The U.S. hasn’t settled on a plan for distributing vaccines, according to industry officials and government advisers. Nor is it clear who has final say on the plan, including which people get vaccinated first.

Several drugmakers say they will likely defer prioritization decisions to government officials, particularly if the U.S. grants emergency-use authorizations to any vaccines, though drugmakers may make recommendations.

“What we advocate as a company is to focus on the highest-risk people first, which are first of all the health-care workers who need to work day in, day out with people coming in, at risk of their own health or sometimes life,” Johnson & Johnson Chief Scientific Officer Paul Stoffels said in an interview.

Older adults and people with heart conditions and other health risks should also be prioritized, he added.

Novavax Inc. Chief Executive Stanley Erck said he expects the most difficult allocation decisions will be in the first six to nine months of vaccine availability, but then supplies should begin to catch up to the broader population.

The CDC’s vaccine committee typically makes recommendations about who should get vaccinated, and is working on a plan for coronavirus vaccines. The CDC has conducted focus group sessions to gauge public support for various options, which have indicated overwhelming support for prioritizing health-care workers, essential workers and high-risk populations, Dr. Mbaeyi said.

Yet the heads of the CDC and the National Institutes of Health asked the National Academies of Sciences, Engineering and Medicine last month to form a separate committee that will draw up a plan for equitable allocation of vaccine doses.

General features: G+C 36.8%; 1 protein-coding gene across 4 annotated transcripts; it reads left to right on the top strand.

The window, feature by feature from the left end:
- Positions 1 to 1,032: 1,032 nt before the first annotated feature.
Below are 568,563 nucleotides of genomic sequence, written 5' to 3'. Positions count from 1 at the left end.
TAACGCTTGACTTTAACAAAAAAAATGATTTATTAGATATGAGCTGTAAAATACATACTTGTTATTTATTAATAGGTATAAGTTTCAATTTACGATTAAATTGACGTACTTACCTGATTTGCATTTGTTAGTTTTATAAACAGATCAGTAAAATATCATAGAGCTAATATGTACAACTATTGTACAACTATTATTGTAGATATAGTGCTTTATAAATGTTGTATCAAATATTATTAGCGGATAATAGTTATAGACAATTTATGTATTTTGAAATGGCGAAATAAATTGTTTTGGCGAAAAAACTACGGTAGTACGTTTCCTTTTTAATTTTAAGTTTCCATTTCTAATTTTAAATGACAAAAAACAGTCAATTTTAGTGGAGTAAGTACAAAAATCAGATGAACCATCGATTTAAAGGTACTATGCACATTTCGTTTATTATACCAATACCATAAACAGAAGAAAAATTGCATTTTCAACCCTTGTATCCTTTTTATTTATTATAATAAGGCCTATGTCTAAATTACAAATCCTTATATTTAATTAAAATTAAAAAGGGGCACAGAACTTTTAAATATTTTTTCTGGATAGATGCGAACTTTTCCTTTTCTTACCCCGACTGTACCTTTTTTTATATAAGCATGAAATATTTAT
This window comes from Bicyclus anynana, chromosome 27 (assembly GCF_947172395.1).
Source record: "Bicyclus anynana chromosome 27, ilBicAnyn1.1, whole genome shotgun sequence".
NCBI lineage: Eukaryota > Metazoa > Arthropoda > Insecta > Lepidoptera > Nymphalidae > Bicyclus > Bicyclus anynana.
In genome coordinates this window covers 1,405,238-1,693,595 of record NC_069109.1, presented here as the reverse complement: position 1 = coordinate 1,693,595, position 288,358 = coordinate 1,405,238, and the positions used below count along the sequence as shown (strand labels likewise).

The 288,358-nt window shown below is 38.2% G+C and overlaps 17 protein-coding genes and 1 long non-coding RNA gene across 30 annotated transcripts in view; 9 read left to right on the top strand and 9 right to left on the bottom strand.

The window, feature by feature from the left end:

Meanwhile, the Trump administration has formed an initiative called Operation Warp Speed to provide federal funding that accelerates the testing, manufacturing and delivery of vaccines. Officials involved in that effort also are deliberating over who should get priority, an administration official said.

In June, Beth Bell, a global-health professor at the University of Washington who is a member of the CDC’s vaccine committee, asked Operation Warp Speed’s Matt Hepburn during a virtual committee hearing last month to include the committee in any decisions about coronavirus vaccine prioritization and distribution.

Dr. Bell said the vaccine committee has been in existence for decades, while Operation Warp Speed is a new organization. The vaccine committee “has developed a very well-oiled and highly respected process” of making recommendations based on scientific evidence, she said. Dr. Hepburn, an infectious-disease doctor retired from the U.S. Army, responded that he wanted to continue the dialogue.

“The way that vaccines have been distributed in similar circumstances in the past has been through the CDC,” said Dr. Schaffner, the Vanderbilt infectious-disease specialist who advises the health agency. “That’s a mechanism everyone in public health understands. Is this going to be an entirely different mechanism?”

The Food and Drug Administration may specify which groups get priority if it grants an emergency use authorization for a vaccine. The FDA, for instance, granted an emergency use authorization for a Covid-19 treatment, Gilead Sciences Inc.’s remdesivir, but specified that it must be used for hospitalized patients, not those outside of hospitals.

Another factor that could influence who gets vaccinated first is whether studies show that a vaccine works particularly well in one group of patients, or not so well in another group. For instance, if a vaccine is shown to be protective in the elderly, they may get high priority because older people are at higher risk of severe disease.

Write to Peter Loftus at peter.loftus@wsj.com